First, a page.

The Archbishop of Canterbury has warned that Christians and Muslims faced an “extensive and demanding” agenda as they searched for peace and understanding.
But Dr Rowan Williams said there was “good reason” to think that difficulties could be overcome.
He was speaking to Christian and Muslim scholars at a conference set up to promote understanding between the two faiths.
The Archbishop made no mention of the 9/11 or 7/7 terrorist atrocities or of the invasion of Iraq or the war in Afghanistan.
He identified common aims in each religion but said there remained “much work to do”. “If we say that love of God and neighbour represents an area in which we can talk to each other in a way that points to at least some common goals, what we are saying by implication is that we are able to recognise some common marks of holy or reconciled human lives in each other,” he told the conference in Cambridge.
He added: “The God we speak about is a God whose presence and action generate care for the poor, mercy, fidelity, and the willingness to make and preserve peace among human beings.”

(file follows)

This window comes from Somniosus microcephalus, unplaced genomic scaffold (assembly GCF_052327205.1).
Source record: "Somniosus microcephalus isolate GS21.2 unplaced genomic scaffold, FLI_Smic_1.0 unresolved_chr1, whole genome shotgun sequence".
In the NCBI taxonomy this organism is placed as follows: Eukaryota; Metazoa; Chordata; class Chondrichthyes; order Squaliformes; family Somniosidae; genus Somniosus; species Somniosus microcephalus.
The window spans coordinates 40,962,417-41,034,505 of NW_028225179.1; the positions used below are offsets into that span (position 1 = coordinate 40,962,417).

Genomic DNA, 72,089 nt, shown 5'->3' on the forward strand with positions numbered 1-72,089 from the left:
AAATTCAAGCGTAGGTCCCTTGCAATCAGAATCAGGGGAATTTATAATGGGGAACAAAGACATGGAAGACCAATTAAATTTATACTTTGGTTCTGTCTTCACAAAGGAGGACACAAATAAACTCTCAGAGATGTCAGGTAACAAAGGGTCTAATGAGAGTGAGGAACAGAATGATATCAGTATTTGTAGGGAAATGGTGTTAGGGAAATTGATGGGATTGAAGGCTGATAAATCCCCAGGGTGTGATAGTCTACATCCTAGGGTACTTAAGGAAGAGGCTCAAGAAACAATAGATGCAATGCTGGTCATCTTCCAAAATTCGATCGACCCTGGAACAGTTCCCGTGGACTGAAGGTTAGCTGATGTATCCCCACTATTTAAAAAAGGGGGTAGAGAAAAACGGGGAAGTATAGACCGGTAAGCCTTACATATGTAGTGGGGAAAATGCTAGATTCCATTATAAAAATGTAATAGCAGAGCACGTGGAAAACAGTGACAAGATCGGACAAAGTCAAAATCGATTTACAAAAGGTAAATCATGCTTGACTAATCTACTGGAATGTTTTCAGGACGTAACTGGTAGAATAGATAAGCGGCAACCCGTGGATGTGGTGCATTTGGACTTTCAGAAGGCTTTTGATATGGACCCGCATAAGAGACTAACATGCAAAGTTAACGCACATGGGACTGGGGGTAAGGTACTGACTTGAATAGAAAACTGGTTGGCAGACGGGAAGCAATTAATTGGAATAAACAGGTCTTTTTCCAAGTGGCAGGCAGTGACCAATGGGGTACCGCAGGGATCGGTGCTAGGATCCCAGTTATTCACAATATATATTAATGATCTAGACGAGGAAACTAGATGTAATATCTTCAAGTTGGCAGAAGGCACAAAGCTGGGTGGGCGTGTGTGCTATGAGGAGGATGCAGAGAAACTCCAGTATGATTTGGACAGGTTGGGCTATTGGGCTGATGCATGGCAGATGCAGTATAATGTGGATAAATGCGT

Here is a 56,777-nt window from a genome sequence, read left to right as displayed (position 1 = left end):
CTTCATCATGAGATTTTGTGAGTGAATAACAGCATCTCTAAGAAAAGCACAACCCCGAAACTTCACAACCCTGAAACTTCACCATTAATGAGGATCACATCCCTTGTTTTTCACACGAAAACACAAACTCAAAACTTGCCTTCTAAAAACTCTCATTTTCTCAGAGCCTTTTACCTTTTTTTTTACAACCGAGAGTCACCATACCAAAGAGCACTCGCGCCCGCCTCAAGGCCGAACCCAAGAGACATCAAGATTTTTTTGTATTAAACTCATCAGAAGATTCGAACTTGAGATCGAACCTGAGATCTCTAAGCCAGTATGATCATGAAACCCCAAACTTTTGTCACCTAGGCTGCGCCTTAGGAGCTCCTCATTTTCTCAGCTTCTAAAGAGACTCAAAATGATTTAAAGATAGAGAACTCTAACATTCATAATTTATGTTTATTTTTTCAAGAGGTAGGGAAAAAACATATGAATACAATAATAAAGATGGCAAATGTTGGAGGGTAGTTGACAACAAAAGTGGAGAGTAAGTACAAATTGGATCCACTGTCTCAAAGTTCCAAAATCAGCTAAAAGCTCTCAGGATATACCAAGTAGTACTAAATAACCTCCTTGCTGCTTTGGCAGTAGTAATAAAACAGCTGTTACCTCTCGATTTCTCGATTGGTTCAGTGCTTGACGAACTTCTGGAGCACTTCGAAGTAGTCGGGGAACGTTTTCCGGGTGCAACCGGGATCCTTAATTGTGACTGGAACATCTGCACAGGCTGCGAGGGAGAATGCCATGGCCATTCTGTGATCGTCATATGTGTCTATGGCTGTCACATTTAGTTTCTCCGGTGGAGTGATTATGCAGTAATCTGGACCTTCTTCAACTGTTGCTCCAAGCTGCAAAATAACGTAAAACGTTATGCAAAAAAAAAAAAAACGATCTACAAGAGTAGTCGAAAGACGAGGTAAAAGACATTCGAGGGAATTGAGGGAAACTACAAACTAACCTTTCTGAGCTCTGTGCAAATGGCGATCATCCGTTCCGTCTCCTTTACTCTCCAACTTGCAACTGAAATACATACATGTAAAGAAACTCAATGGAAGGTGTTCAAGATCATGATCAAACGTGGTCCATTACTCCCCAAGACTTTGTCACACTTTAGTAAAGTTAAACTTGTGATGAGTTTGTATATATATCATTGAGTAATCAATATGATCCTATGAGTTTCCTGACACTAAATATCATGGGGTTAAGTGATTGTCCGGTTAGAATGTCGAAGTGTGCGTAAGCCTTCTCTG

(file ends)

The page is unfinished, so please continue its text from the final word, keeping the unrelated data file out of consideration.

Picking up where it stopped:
Dr Williams said: “Neither the Muslim nor the Christian will fully recognise their own story in the way that the other faith tells it, and this sets a difficult and important agenda for dialogue.”
He added: “Ahead of us lies a very extensive and demanding agenda, both intellectual and practical – not to say political – but we have good reason to think that it can be addressed with hope.”
A year ago 138 Islamic scholars, clerics and intellectuals wrote to the Pope and other Christian leaders warning that the survival of the world could be at stake if Muslims and Christians could not make peace with each other. The scholars used quotations from the Bible and the Koran to illustrate similarities between the two faiths.
Earlier this year, Dr Williams, who welcomed the letter, was heavily criticised after suggesting that the adoption of some aspects of Islamic sharia law in the UK seemed “unavoidable”.